So, how can we determine personal and population immunity levels?
Until now, we’ve focused on mass antigen testing for SARS-CoV-2 – detecting the presence of the virus in the body using rapid lateral flow diagnostic tests. This tells public health authorities and governments about the approximate level of active infections and where the virus is circulating and spreading the most. Any hotspots are targeted with surge testing, local lockdowns and now surge vaccination.
Despite recent concerns over the efficacy of some tests, lateral flow is a tried-and-tested technology, with many high-quality tests available on the market. Now actual infection levels are low, we need to change our focus to antibody testing (sometimes also called serology testing) to see who has ever been exposed, not just if they have the virus right now.
Rapid advances in science mean that simple finger prick tests detect the presence of antibodies in the blood, which are created by the body in response to exposure to the virus even if someone hasn’t had any symptoms. The fastest PCR tests can return results in 1-2 hours in large centres but antibody tests give rapid results within 15 minutes and can be done at home. Some antibody tests can even be quantitative, showing what level of antibodies are present in the blood.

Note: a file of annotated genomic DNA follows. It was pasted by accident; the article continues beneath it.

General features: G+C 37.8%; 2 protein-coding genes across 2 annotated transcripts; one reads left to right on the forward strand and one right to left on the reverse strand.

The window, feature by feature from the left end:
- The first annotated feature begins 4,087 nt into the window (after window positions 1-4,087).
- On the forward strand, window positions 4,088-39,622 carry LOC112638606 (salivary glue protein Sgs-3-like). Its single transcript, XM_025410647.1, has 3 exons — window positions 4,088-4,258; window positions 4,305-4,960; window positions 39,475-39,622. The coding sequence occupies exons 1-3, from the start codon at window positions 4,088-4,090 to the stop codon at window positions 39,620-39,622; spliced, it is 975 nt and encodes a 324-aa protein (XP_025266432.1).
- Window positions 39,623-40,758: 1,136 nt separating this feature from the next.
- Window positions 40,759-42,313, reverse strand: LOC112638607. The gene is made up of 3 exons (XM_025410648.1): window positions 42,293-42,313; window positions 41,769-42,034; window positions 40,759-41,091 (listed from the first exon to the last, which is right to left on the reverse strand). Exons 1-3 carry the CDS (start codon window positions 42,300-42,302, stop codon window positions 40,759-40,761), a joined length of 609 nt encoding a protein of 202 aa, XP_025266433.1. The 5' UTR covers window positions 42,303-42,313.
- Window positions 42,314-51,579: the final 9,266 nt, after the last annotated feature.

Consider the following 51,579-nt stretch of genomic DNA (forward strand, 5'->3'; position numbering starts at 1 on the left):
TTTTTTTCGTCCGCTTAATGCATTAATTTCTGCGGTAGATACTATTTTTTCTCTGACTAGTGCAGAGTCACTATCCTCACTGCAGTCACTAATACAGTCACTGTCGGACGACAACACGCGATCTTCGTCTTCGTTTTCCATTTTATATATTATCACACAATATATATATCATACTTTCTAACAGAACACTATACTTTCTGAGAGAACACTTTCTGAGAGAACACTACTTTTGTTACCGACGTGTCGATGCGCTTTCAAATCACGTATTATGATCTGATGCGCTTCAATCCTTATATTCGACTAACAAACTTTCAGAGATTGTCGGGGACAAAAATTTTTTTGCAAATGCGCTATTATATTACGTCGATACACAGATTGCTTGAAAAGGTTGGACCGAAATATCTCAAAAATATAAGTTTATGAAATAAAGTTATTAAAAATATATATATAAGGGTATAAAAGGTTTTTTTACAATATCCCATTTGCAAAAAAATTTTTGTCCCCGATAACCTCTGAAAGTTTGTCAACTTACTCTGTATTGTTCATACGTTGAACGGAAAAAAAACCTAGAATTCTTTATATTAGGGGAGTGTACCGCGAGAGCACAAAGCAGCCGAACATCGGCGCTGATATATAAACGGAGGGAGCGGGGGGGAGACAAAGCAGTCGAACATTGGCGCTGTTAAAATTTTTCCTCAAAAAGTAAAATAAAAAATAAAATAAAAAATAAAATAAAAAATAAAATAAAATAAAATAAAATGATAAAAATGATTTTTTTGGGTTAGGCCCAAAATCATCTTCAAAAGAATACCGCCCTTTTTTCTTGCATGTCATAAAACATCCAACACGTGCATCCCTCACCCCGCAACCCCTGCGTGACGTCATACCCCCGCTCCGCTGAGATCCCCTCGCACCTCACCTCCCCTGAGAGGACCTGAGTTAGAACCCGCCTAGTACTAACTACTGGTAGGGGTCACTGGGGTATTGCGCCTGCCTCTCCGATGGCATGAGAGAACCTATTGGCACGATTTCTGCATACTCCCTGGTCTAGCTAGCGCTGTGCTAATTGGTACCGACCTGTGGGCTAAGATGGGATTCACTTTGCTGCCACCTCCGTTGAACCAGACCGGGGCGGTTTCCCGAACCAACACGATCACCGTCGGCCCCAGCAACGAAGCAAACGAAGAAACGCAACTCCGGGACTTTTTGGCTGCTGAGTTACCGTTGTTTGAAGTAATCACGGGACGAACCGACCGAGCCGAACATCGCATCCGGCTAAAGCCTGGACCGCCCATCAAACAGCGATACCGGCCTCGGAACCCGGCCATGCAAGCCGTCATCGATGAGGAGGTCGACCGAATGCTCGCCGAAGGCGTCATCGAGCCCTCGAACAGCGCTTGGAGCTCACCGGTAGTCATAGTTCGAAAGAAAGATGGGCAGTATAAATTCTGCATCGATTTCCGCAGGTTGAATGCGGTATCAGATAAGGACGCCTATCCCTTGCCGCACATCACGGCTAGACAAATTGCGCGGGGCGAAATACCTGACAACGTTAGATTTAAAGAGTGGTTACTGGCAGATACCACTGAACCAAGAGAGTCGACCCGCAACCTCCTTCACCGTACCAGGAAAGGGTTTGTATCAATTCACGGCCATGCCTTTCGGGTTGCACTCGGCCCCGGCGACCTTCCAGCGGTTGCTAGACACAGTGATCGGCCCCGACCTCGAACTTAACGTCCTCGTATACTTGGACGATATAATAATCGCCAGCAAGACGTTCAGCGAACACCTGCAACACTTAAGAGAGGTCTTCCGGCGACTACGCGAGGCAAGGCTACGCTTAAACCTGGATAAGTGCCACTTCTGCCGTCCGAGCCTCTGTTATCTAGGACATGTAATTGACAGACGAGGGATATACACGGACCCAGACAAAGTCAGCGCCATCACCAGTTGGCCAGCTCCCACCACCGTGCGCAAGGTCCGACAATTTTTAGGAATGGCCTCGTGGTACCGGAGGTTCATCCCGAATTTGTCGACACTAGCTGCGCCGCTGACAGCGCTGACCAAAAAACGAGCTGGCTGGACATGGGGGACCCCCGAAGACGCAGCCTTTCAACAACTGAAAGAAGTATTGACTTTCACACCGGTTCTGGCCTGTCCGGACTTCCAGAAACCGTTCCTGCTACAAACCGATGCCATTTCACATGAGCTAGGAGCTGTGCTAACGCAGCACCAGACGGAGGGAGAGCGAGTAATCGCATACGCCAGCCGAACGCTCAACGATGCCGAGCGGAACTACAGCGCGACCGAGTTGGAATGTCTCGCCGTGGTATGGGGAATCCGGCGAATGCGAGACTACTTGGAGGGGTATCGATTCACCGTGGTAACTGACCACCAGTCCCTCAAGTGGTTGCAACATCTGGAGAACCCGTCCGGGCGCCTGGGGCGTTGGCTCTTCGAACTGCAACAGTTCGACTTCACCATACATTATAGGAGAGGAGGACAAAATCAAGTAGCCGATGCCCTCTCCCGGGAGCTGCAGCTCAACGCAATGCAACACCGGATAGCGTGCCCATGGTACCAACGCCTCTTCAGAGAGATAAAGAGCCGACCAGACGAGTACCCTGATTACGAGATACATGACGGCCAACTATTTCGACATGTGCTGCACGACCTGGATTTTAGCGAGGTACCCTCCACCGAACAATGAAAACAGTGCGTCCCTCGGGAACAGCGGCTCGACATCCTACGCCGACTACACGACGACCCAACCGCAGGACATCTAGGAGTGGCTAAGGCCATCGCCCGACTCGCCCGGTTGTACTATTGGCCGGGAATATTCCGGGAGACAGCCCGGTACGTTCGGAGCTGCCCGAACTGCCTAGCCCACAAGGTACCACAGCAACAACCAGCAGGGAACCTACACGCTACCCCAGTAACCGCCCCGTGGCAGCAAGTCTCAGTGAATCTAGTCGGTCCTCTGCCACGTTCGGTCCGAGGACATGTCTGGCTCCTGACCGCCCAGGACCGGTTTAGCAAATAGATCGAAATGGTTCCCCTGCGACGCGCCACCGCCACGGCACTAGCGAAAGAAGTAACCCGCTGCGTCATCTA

Another problem is we don’t yet know whether having antibodies means you actually gain immunity. In its guidance, the FDA says that “a positive antibody test can indicate an immune response has occurred (seroconversion), and failure to detect such a response may suggest a lack of immune response,” though it adds that more research is needed. However, the FDA has advised against the use of antibody tests to determine if people are immune, and the UK government has said much the same.
But are they missing the point? At this stage of the pandemic antibody tests can be used to gain invaluable data if used at scale. Large scale antibody testing has already been carried out, so we know it is feasible and gives valuable results. A study into antibody tests by Imperial College London found antibodies in almost all (96 per cent) of those tested who had a previous infection.